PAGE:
Kaffir - do you use this word?

audiolaik

Senior Member
Polish
Hello,

When leafing through a dictionary, I came across the word Kaffir. I looked it up, and I found out that it is used as an offensive term for any Black African (source).

Are you familiar with the word in question? Is it in widespread use among BrE and AmE speakers?

Thank you!
 
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  • Cagey

    post mod (English Only / Latin)
    English - US
    Like JamesM, I have never heard it. I know it only from having read older British novels. As I understood it to be offensive, I would never use it.
     

    Wilma_Sweden

    Senior Member
    Swedish (Scania)
    Are you familiar with the word in question? Is it in widespread use among BrE and AmE speakers?
    I've heard about it, a friend of mine told me that it was mainly used in South Africa, so probably not very widespread in the US/UK.

    I agree with the Longman dictionary: Do Not Use It!
    "Kaffir: taboo a very offensive word for a black person, used by white people in South Africa. Do not use this word"

    /Wilma
     

    Aserolf

    Senior Member
    Español - México
    I have heard this word in African theme movies and I know is very offensive for black Africans.
    I particularly remember The Color of Friendship, a Disney movie where I first heard this word.
     

    journeys

    Senior Member
    English (Jamaica)
    Definitely a pejorative expression mainly used in South Africa (not sure if it's still current).
     

    Loob

    Senior Member
    English UK
    I've just consulted a South African who's staying with me.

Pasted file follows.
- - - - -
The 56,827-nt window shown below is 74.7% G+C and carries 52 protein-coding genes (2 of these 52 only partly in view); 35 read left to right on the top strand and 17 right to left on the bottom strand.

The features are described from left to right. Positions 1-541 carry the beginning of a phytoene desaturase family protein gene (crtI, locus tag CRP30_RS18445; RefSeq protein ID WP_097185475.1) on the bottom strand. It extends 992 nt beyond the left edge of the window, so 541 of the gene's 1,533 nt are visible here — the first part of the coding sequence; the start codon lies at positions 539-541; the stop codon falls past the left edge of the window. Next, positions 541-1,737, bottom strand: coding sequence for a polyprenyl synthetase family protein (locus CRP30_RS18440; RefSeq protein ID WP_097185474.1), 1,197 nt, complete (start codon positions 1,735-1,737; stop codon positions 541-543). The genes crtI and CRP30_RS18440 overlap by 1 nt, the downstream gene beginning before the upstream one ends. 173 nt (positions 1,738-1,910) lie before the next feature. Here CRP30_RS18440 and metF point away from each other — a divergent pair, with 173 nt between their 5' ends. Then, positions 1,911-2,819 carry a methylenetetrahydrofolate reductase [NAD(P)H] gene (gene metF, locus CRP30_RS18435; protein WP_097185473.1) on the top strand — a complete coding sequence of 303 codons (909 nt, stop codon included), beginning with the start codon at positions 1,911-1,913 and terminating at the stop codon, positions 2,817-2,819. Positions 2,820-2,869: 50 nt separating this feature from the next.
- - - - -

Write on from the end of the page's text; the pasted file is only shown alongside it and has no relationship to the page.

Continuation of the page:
She says it's the South African equivalent of nigger. Not acceptable in the present-day "Rainbow Nation".
    ________

    EDIT: oh, and to answer your question, audio: no, I've never used it, and can't imagine a situation in which I might.
     
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    panjandrum

    Occasional Moderator
    English-Ireland (top end)
    I use kaffir from time to time, and come across it written and spoken ...
    ... in a completely different context.
    From Wiki:
    The kaffir lime (Citrus hystrix DC., Rutaceae), also known as kieffer lime and limau purut is a type of lime native to Indonesia, Malaysia and Thailand, commonly used in Southeast Asian cuisine, and widely grown worldwide as a backyard shrub.
    The kaffir lime is a rough, bumpy green fruit that grows on very thorny bush with aromatic and distinctively shaped "double" leaves. It is well suited to container growing. The green lime fruit is distinguished by its bumpy exterior and its small size (approx. 4 cm wide).
    I know this is not the meaning that audio has asked about, but it is a meaning that is in routine current usage, apparently without any sense of the connection with the other usage.
     

    ewie

    Senior Member
    English English
    There's a pidgin language (formerly?) spoken in South Africa, called Fanakalo, which used to be called (back in colonial days) Kitchen Kaffir, a name indicative of something-or-other.
    I know the term but have never used it. Apart from being offensive, it would be pretty pointless using it in the UK, I reckon.
     

    cuchuflete

    Senior Member
    EEUU-inglés
    I know it from books and movies about South Africa in the bad old days. I've never heard it spoken by any AE or BE speaker other than in movies.
     

    audiolaik

    Senior Member
    Polish
    taboo a very offensive word for a black person, used by white people in South Africa."

    /Wilma
    I've just consulted a South African who's staying with me.

    She says it's the South African equivalent of nigger.
    As far as I remember, the word nigger is sometimes used by black people in reference to other "blacks", and then it's not considered offensive. Is it the same with kaffir?
     

    Loob

    Senior Member
    English UK
    As far as I remember, the word nigger is sometimes used by black people in reference to other "blacks", and then it's not considered offensive. Is it the same with kaffir?
    My informant tells me that kaffir is not used by black South Africans.
     
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